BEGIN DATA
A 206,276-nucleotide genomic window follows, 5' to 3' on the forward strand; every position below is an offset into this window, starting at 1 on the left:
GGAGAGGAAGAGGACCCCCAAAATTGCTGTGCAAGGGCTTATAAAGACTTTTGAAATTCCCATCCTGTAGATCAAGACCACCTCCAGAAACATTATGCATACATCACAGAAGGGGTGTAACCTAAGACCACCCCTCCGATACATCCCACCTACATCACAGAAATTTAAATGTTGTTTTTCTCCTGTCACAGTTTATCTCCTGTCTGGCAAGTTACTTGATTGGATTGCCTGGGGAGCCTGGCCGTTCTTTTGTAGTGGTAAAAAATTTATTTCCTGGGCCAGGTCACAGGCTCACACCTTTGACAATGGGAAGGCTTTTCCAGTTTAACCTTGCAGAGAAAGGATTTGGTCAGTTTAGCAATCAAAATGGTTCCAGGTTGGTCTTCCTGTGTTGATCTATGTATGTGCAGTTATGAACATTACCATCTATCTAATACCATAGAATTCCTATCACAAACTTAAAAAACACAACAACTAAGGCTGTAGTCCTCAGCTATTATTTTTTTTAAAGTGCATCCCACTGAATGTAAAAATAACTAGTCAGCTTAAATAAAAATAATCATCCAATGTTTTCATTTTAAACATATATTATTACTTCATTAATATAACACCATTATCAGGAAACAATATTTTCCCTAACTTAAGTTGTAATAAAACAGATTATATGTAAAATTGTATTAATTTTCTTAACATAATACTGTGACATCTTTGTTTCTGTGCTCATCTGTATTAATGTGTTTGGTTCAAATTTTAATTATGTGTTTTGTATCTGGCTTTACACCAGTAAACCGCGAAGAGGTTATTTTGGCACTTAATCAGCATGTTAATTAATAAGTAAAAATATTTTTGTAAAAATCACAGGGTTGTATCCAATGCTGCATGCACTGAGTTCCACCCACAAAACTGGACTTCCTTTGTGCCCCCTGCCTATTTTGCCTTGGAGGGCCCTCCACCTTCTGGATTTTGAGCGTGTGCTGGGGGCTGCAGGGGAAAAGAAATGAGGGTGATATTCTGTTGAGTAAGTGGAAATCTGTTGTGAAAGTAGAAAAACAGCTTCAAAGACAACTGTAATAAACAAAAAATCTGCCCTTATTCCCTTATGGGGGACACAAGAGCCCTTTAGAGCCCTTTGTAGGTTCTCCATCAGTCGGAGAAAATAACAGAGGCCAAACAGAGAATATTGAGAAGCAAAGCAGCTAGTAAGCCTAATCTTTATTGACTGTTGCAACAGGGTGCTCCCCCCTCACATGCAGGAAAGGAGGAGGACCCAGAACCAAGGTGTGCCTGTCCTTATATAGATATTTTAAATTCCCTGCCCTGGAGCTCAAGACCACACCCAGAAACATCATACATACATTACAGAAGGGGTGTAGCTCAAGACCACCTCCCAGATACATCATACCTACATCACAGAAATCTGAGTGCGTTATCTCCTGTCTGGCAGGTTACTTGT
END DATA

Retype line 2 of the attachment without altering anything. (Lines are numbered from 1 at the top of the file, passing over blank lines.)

GGAGAGGAAGAGGACCCCCAAAATTGCTGTGCAAGGGCTTATAAAGACTTTTGAAATTCCCATCCTGTAGATCAAGACCACCTCCAGAAACATTATGCATACATCACAGAAGGGGTGTAACCTAAGACCACCCCTCCGATACATCCCACCTACATCACAGAAATTTAAATGTTGTTTTTCTCCTGTCACAGTTTATCTCCTGTCTGGCAAGTTACTTGATTGGATTGCCTGGGGAGCCTGGCCGTTCTTTTGTAGTGGTAAAAAATTTATTTCCTGGGCCAGGTCACAGGCTCACACCTTTGACAATGGGAAGGCTTTTCCAGTTTAACCTTGCAGAGAAAGGATTTGGTCAGTTTAGCAATCAAAATGGTTCCAGGTTGGTCTTCCTGTGTTGATCTATGTATGTGCAGTTATGAACATTACCATCTATCTAATACCATAGAATTCCTATCACAAACTTAAAAAACACAACAACTAAGGCTGTAGTCCTCAGCTATTATTTTTTTTAAAGTGCATCCCACTGAATGTAAAAATAACTAGTCAGCTTAAATAAAAATAATCATCCAATGTTTTCATTTTAAACATATATTATTACTTCATTAATATAACACCATTATCAGGAAACAATATTTTCCCTAACTTAAGTTGTAATAAAACAGATTATATGTAAAATTGTATTAATTTTCTTAACATAATACTGTGACATCTTTGTTTCTGTGCTCATCTGTATTAATGTGTTTGGTTCAAATTTTAATTATGTGTTTTGTATCTGGCTTTACACCAGTAAACCGCGAAGAGGTTATTTTGGCACTTAATCAGCATGTTAATTAATAAGTAAAAATATTTTTGTAAAAATCACAGGGTTGTATCCAATGCTGCATGCACTGAGTTCCACCCACAAAACTGGACTTCCTTTGTGCCCCCTGCCTATTTTGCCTTGGAGGGCCCTCCACCTTCTGGATTTTGAGCGTGTGCTGGGGGCTGCAGGGGAAAAGAAATGAGGGTGATATTCTGTTGAGTAAGTGGAAATCTGTTGTGAAAGTAGAAAAACAGCTTCAAAGACAACTGTAATAAACAAAAAATCTGCCCTTATTCCCTTATGGGGGACACAAGAGCCCTTTAGAGCCCTTTGTAGGTTCTCCATCAGTCGGAGAAAATAACAGAGGCCAAACAGAGAATATTGAGAAGCAAAGCAGCTAGTAAGCCTAATCTTTATTGACTGTTGCAACAGGGTGCTCCCCCCTCACATGCAGGAAAGGAGGAGGACCCAGAACCAAGGTGTGCCTGTCCTTATATAGATATTTTAAATTCCCTGCCCTGGAGCTCAAGACCACACCCAGAAACATCATACATACATTACAGAAGGGGTGTAGCTCAAGACCACCTCCCAGATACATCATACCTACATCACAGAAATCTGAGTGCGTTATCTCCTGTCTGGCAGGTTACTTGT